And you will hear of wars and rumors of wars; see that you are not alarmed; for this must take place, but the end is not yet. Matthew 24:6
A few weeks ago I mentioned a common form of non-physical violence which I will expand upon here – that of aggressive media. Violent video games may be the most obvious source of violent media, but we kid ourselves if we do not also include aggressive social media posts, violent television shows and movies, many sporting events, sensationalized newscasts, and other virtual forms of non-physical connection, entertainment, and communication. All are seductive, influential, and addictive. The question of whether one’s engagement with aggressive media leads to physically violent expressions outside of the media experience is a hot topic. Certainly, an interest in or obsession with violent gaming is present with some perpetrators of mass violence, but one cannot conclude that everyone who participates in violent gaming becomes a murderer. Everyone who consumes (and thus supports) any form of aggressive media, however, does contribute to the overall culture of violence.
There’s an old saying in the news business: “If it bleeds, it leads,” meaning violence in media sells more of the advertising that supports the media outlet. Violent or extreme stories are more popular to consumers than non-violent or feel-good stories. In that sense, the physical violence in our culture is but the tip of an enormous and volatile iceberg. The problem lies in our hunger to consume such media. One of the underlying needs in our attraction to aggressive media is that of control. There seems to be an increasing sense of loss or lack of control over one’s life and circumstances, and watching violence occur to “bad people” in media is one way to assure ourselves that those abusing their power get what they deserve. Which raises the question: Why do we feel so powerless? Similarly, watching stories of tragic events happening to others is equally enticing, perhaps because the suffering of others makes us feel better about our lot in life. In addition, news outlets are forever looking for ways to claim some occurrence as the worst in history or the most extreme this or the bleakest outlook for that. Granted, many events today are sensational, but the media knows how we clamor for evidence that we are living in the most dramatic, desperate, and difficult times ever. Not only is it not true, it is pathetically silly. We seem to have developed an insatiable need for extremes.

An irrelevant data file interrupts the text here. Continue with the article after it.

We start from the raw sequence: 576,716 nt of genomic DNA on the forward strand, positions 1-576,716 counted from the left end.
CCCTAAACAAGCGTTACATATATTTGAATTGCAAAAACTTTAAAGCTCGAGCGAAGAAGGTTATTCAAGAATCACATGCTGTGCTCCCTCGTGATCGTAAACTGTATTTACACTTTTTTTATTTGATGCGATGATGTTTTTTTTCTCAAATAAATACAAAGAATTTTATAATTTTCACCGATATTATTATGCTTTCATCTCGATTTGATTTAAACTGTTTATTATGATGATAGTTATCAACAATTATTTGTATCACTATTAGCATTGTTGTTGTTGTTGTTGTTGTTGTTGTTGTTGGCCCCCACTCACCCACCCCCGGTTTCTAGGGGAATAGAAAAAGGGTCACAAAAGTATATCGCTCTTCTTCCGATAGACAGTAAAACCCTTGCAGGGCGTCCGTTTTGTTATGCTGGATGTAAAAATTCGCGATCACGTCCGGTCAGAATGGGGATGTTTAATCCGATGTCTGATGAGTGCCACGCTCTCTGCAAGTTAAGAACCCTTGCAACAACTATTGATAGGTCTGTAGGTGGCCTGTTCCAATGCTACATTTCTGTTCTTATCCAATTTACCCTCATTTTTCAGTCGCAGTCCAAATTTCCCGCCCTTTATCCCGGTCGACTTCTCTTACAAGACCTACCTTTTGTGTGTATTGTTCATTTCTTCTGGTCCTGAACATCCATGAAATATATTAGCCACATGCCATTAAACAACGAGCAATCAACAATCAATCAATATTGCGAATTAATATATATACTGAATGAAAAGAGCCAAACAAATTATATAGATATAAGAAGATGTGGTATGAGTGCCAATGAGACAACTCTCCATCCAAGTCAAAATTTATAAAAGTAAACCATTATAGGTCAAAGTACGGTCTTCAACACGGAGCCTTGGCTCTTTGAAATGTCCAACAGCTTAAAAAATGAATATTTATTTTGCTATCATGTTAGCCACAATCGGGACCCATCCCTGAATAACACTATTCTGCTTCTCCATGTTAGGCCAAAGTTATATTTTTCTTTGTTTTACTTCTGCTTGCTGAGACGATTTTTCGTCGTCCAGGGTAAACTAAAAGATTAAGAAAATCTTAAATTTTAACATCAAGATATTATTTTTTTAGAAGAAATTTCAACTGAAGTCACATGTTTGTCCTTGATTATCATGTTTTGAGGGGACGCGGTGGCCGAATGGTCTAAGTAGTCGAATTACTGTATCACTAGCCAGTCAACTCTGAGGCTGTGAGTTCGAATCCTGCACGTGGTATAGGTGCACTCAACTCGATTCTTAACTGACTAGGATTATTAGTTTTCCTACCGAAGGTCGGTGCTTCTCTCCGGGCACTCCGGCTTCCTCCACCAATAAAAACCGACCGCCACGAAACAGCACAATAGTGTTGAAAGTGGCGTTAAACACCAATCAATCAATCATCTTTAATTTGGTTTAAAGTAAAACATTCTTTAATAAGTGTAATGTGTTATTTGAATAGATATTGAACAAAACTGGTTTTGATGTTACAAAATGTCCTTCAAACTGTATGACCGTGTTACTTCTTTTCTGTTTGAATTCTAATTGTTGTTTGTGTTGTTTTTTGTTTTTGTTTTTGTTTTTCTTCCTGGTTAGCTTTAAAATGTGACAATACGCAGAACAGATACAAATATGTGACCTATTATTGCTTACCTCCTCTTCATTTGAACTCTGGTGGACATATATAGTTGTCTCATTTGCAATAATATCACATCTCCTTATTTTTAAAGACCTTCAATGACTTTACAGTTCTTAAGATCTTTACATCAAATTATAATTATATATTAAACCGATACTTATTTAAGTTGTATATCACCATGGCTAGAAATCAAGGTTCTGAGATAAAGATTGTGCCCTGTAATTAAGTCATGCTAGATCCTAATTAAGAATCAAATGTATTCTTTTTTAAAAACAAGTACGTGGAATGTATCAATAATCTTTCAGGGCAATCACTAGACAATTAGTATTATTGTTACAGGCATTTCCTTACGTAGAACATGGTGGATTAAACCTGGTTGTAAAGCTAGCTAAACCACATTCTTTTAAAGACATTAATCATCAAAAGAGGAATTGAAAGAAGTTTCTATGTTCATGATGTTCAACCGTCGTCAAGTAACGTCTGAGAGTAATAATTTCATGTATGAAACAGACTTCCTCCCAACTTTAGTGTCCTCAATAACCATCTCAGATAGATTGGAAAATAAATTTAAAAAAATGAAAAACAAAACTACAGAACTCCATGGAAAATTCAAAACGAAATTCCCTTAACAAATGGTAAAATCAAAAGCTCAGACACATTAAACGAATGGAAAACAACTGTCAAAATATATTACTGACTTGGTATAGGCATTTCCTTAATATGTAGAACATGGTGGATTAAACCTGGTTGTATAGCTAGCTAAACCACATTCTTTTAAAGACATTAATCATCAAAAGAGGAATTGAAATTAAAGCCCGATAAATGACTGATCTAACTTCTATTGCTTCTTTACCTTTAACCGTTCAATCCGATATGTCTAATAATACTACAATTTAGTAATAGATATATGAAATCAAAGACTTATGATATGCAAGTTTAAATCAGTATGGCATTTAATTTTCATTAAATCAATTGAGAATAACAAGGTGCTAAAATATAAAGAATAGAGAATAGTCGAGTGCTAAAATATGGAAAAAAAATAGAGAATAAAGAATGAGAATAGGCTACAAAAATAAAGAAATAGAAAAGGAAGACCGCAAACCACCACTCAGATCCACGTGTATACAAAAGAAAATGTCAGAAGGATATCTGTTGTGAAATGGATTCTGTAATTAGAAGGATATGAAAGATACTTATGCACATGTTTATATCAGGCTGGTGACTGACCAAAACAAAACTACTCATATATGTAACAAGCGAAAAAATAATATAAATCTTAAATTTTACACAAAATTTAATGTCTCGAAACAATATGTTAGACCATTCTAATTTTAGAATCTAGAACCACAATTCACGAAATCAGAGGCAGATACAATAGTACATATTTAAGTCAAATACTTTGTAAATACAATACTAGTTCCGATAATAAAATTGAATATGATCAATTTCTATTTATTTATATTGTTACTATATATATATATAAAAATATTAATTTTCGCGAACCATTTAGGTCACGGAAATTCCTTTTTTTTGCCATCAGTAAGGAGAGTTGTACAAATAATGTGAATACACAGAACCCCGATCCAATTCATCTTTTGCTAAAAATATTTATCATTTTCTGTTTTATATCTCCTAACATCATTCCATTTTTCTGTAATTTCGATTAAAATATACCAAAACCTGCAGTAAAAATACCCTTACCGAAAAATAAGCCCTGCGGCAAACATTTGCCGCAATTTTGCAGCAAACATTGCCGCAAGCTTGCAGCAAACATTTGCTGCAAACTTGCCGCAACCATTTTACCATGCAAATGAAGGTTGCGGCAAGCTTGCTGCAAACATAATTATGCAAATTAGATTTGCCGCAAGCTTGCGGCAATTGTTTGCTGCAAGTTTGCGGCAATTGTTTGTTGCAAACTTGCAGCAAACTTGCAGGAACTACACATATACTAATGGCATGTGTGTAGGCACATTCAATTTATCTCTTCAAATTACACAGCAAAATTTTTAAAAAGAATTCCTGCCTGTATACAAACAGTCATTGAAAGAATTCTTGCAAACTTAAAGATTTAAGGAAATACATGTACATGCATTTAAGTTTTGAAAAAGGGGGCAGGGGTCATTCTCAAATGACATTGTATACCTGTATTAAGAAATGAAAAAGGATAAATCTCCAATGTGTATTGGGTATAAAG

Given all of this, is it any wonder that people seek opportunities to participate in and consume horrific acts of virtual violence in life-like, vivid color and surround sound? If we cannot gain a sense of control over our lives and life-circumstances, why would we not want to experience that control virtually if given the opportunity? I remember enjoying the early video game, Pac Man, in which a circle-with-a-mouth consumed dots along the paths of a maze, trying to eat as many dots as possible before getting consumed by a monster-in-a-colored-sheet. The technology was primitive by today’s standards, but the concept was the same: consume as many others as possible before being consumed yourself. Today, instead of a grainy circle-with-a-mouth eating dots, we have very life-like figures with realistic-looking weapons committing horrendous atrocities against other life-like figures. I don’t recall anyone claiming that playing Pac Man led to physical violence against others. The primary difference is in the realism of the media expression, even though the underlying aggression and sense of power and control is arguably similar.
There are not nearly as many variables to control in a virtual environment where we are not dealing with actual, free-will exercising, power-hungry human beings. As children we are under the thumbs of our parents. In school, our freedom is restricted by teachers and school requirements. In adulthood we have bosses, the government, and financial realities holding us back. It seems like someone outside of ourself always has control over us. Video-gaming appeals to, among others, those who feel powerless, unacknowledged, unknown, and unappreciated by the world around them. It provides an environment where they can be known and do “good,” in whatever way they define good. Participants assume a God-like status – powerful and in control. Does aggressive video-gaming plant ideas in malleable minds, encouraging attempts to replicate their virtual experience in real life? That appears to sometimes be the case. Does it allow others to express their aggressions in safe ways so they are better able to successfully engage with an often-difficult and unjust world? I suspect that, too, is the case. Is it possible to consume aggressive media strictly for entertainment purposes? For me, that is an open question. Regardless, the foundational desire or need for placating our aggressive energies is rampant and apparently growing.
This is the 14th in a series of Life Notes titled Guns, Mental Illness, and Jesus. The opinions expressed here are mine and are not intended to imply the agreement or support of other individuals or organizations. If you wish to engage with my thoughts, or if you would like to explore contemplative spiritual direction, please contact me directly at firstname.lastname@example.org.